A Hamburg mosque has been closed because German authorities believed it was being used as a meeting point for Islamic radicals.
Mosque used by September 11 attackers shut down
A Hamburg mosque once frequented by some of the September 11 attackers has been shut down because German authorities believed the prayer house was again being used as a meeting point for Islamic radicals. The Taiba mosque was closed and the cultural association that runs it was banned, Hamburg officials said in a statement. "We have closed the mosque because it was a recruiting and meeting point for Islamic radicals who wanted to participate in so-called jihad or holy war," said Frank Reschreiter, a spokesman for Hamburg's state interior ministry.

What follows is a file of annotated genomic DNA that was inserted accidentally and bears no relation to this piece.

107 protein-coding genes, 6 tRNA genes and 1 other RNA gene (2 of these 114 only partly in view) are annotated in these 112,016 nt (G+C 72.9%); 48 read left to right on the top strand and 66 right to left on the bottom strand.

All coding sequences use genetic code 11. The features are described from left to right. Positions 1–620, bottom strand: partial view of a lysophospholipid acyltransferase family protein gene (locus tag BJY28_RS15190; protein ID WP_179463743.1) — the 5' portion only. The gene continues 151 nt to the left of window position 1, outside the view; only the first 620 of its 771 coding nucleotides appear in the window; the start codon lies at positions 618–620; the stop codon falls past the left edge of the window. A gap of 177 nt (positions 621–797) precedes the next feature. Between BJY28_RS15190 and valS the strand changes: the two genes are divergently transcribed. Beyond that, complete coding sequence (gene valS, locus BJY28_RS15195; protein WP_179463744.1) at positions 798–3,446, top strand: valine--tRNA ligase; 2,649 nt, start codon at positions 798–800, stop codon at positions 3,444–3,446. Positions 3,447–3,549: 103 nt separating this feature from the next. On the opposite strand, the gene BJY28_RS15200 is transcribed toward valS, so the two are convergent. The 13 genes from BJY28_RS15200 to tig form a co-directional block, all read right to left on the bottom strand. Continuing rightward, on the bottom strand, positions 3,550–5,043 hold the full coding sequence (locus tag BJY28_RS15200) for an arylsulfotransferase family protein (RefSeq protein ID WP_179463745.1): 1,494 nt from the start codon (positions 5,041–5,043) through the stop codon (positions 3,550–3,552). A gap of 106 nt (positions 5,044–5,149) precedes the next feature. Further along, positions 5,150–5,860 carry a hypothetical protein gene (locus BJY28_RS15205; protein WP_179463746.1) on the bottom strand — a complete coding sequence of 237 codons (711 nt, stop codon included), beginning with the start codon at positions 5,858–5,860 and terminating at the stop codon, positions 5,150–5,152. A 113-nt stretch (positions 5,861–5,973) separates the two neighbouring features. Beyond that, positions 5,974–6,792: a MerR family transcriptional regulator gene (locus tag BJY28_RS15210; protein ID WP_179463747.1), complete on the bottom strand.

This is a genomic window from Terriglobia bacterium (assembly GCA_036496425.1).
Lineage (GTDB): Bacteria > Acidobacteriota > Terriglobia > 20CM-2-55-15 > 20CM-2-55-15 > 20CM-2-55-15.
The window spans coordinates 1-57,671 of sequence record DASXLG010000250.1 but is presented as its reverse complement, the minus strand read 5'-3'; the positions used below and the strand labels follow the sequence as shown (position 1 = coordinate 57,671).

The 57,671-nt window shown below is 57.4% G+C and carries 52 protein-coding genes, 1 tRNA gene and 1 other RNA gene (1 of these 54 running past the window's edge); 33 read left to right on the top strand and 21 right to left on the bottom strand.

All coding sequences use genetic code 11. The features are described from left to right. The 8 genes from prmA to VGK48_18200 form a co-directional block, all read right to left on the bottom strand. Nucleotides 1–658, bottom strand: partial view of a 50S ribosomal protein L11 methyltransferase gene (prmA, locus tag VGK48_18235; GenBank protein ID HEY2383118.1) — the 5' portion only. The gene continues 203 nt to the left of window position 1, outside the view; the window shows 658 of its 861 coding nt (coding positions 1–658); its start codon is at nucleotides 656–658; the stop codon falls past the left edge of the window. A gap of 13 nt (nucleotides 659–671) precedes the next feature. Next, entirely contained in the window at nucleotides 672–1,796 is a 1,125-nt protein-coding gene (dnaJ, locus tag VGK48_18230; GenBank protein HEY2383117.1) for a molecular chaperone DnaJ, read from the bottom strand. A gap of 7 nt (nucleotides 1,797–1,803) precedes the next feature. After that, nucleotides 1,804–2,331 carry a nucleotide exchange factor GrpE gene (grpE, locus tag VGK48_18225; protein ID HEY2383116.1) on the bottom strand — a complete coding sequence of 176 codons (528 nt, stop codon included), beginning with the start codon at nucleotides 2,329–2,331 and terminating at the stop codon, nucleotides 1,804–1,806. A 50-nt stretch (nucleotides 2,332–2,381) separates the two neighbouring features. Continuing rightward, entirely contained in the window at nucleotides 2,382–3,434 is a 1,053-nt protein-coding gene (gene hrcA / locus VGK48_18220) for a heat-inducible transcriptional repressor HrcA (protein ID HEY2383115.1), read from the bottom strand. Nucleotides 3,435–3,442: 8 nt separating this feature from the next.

He said that 20 police officers were searching the building and had confiscated material, including several computers. He was not aware of any arrests. However, the homes of leading members of the cultural association were searched and the group's assets were confiscated, the Hamburg state government said in a statement. Authorities have said the prayer house, until two years ago known as the al Quds mosque, was a meeting and recruiting point years ago for some of the September 11 attackers before they moved to the United States. The ringleader Mohamed Atta as well as Marwan al-Shehhi and Ziad Jarrah had studied in Hamburg and frequented al Quds mosque.